While 2008 was a horrible year for most communications, technology and media (CMT) companies worldwide, many Middle East and Africa players, including UAE's first telecom service provider etisalat and Egypt's Orascom, demonstrated above average performance. Among all regions, the Middle East and Africa, along with Latin America, posted the highest Shareholder Performance Index (SPI), according to a sector report by Oliver Wyman, an international management consulting firm.
The calculation of the SPI, which is based on a five-year moving "window" of data, enables consistent comparison of shareholder returns by adjusting for the volatility of returns, differences in local interest rates, and mergers and acquisitions, Oliver Wyman's second annual Communications, Media and Technology State of the Industry 2009 report said.
CMT companies around the globe collectively shed $3.1 trillion (Dh11.3trn) in market value in 2008, a 43-per cent drop from $7.3trn to $4.2trn – erasing all the gains that had been made since 2003.
The report analyses the top publicly quoted 450 companies worldwide in the CMT industries, and highlights several forward-looking and dynamic, long-term trends among industries in the Middle East.
A handful of companies were able to navigate the rough economic waters and post outstanding performance in Oliver Wyman's SPI. "Mobile phone carriers in particular are clearly gaining value at an exponential rate, and one prime example of the shift is the emergence of telecom powerhouses in the Middle East and Africa," said Milan Sallaba, Dubai-based partner of Oliver Wyman.
The research shows that some consumer segments in this region are leapfrogging regular mobile phones in favour of smartphones, and subscriptions on a 3G network now account for half of total mobile phone subscriptions.
Internet access has also contributed to wireless internet growth and the rate of laptop sales in the Middle East and Africa is now 10 times higher than for traditional PCs.
Although there is still ample room for growth in emerging markets, many of the remaining unserved customers live in remote, rural regions that are difficult and expensive to reach. Thus, smart players are beginning to look for second generation value-creation opportunities, such as differentiated products and services for increasingly sophisticated consumers, services and support for business customers, reverse expansion into new markets, both close to home and in the developed world.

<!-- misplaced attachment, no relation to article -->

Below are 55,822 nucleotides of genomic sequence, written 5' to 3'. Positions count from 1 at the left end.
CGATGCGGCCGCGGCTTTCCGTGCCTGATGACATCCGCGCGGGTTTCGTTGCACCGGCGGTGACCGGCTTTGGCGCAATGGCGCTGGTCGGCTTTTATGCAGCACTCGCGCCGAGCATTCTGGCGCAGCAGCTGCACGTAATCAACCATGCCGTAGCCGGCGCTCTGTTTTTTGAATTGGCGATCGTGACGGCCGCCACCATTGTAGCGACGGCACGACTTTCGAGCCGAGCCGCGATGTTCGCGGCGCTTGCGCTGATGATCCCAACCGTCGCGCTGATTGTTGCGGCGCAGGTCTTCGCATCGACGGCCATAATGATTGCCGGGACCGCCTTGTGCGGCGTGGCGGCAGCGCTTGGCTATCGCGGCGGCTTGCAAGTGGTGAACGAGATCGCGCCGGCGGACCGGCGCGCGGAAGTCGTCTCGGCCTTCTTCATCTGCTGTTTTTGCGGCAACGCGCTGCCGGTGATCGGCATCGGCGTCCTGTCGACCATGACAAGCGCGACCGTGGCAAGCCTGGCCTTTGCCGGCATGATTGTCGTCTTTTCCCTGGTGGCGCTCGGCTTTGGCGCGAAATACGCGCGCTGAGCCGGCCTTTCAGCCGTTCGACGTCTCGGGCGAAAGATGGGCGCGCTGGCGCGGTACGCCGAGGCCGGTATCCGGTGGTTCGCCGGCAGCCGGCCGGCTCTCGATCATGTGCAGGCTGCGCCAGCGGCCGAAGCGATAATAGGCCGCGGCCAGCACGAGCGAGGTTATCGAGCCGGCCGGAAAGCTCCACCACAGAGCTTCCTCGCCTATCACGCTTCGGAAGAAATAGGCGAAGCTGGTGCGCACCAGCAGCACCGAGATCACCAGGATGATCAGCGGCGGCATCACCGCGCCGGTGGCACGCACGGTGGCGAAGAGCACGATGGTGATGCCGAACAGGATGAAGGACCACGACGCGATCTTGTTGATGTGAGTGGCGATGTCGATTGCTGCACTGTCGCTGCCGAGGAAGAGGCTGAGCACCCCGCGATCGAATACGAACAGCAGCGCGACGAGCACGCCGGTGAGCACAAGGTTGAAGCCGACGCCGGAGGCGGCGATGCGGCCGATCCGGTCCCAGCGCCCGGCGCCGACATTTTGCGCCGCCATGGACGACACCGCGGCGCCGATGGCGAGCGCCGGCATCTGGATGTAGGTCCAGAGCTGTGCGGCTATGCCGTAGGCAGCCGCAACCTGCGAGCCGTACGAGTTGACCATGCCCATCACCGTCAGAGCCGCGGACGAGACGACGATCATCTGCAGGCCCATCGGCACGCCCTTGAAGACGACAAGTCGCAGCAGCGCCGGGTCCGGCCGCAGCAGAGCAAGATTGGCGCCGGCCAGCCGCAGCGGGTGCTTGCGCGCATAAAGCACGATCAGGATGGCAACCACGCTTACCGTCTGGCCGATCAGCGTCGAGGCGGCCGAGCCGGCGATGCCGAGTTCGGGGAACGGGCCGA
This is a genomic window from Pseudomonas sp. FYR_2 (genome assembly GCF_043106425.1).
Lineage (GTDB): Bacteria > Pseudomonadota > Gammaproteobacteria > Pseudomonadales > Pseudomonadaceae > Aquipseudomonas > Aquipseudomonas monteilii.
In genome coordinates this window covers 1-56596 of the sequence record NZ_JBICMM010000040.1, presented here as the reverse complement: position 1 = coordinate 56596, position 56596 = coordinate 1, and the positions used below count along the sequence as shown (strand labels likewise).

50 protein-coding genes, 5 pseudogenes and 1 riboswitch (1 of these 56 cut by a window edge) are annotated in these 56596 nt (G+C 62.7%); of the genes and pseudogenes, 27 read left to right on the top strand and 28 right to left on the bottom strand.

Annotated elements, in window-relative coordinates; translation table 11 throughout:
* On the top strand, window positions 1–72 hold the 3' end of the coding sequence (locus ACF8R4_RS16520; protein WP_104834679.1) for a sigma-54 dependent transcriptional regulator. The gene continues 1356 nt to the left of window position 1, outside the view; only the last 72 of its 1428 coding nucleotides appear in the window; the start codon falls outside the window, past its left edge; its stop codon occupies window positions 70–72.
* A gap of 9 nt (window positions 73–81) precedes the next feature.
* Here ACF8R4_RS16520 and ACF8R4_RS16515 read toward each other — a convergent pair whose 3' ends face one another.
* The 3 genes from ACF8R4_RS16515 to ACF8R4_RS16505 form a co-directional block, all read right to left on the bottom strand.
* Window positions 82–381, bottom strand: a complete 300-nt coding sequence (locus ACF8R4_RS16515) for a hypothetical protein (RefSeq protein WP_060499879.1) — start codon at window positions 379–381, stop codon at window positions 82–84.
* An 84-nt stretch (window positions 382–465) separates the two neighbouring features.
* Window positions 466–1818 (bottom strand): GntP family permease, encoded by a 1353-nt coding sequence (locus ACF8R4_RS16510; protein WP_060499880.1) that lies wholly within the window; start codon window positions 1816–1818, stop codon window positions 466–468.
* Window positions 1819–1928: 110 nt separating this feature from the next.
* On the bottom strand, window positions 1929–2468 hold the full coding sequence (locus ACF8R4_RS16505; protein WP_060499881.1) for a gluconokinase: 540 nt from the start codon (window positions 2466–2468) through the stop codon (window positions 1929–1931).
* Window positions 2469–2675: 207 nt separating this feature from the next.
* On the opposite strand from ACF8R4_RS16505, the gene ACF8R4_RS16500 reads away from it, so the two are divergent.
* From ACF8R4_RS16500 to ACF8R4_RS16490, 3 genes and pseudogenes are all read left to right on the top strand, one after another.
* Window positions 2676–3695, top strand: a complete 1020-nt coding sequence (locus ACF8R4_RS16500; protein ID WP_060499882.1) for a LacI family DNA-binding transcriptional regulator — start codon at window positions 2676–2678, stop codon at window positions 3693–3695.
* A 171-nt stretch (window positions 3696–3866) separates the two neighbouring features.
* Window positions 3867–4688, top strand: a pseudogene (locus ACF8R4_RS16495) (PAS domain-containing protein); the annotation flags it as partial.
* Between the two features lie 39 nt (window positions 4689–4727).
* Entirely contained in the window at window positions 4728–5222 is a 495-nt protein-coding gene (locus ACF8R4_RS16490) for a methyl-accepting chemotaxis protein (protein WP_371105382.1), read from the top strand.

Many emerging-market players who have honed their offerings to appeal to low-income consumers may prove very competitive with today's frugal consumers. Once they have established a position, they might be able to adjust their offerings to attract high-end consumers as well, the report said.
"Playing defence, by reducing costs to protect your profit margins, does not mean you can't play offense as well, and that's largely what distinguishes the top performers. So as geographic and sector boundaries blur, large companies that are flush with cash have the opportunity to redefine themselves through acquisitions, relocated plants, and other strategic moves. An economic crisis is also an opportunity for companies with strong balance sheets to make smart investments," the analyst said in the report.
Telecom companies (which include the fixed- mobile phone- and cable sub-sectors) from emerging markets navigated the rough economic waters far better than their peers in developed markets, and they are starting to expand outside their home turf.
Mobile phone carriers in emerging markets have built significant value in the past few years, as demonstrated by the emergence of telecom powerhouses in the Middle East and Africa. Often building from small home markets, the top telecom players in the Middle East and Africa had created a combined market value of almost $100 billion at year-end 2008, lead by South Africa's MTN Group at $21.9bn, Morocco's Maroc Telecom at $16.8bn, and the UAE's etisalat at $16.2bn; all three are above-average SPI performers, as is Egypt's Orascom.
Among regions, China, Latin America, and the Middle East and Africa posted the highest average communications SPI scores, at 237, 209, and 201, respectively, versus the overall communications average of 174.
Continued demand growth in emerging markets has fuelled strong SPI scores in those markets, despite the losses suffered in 2008.
Weaker performances were posted by the United States and Canada (138) and Western Europe (157).
Kuwaiti telecom company Zain is highlighted in the report as an example of operation excellence, demonstrating how customer-centric product offerings can increase sales and revenues in a saturated market.
Zain, which since 2003 has expanded and grown from a single operation in Kuwait to 22 countries across the Middle East and Africa, now serves close to 60 million customers. While the Kuwaiti operation today contributes just three per cent of overall subscribers, it generates about 20-per cent of group revenues and 50 per cent of net profits (as of the first half of 2008).
As a result, Kuwait remains a key asset in the portfolio, and Zain actively seeks to defend its position in that market.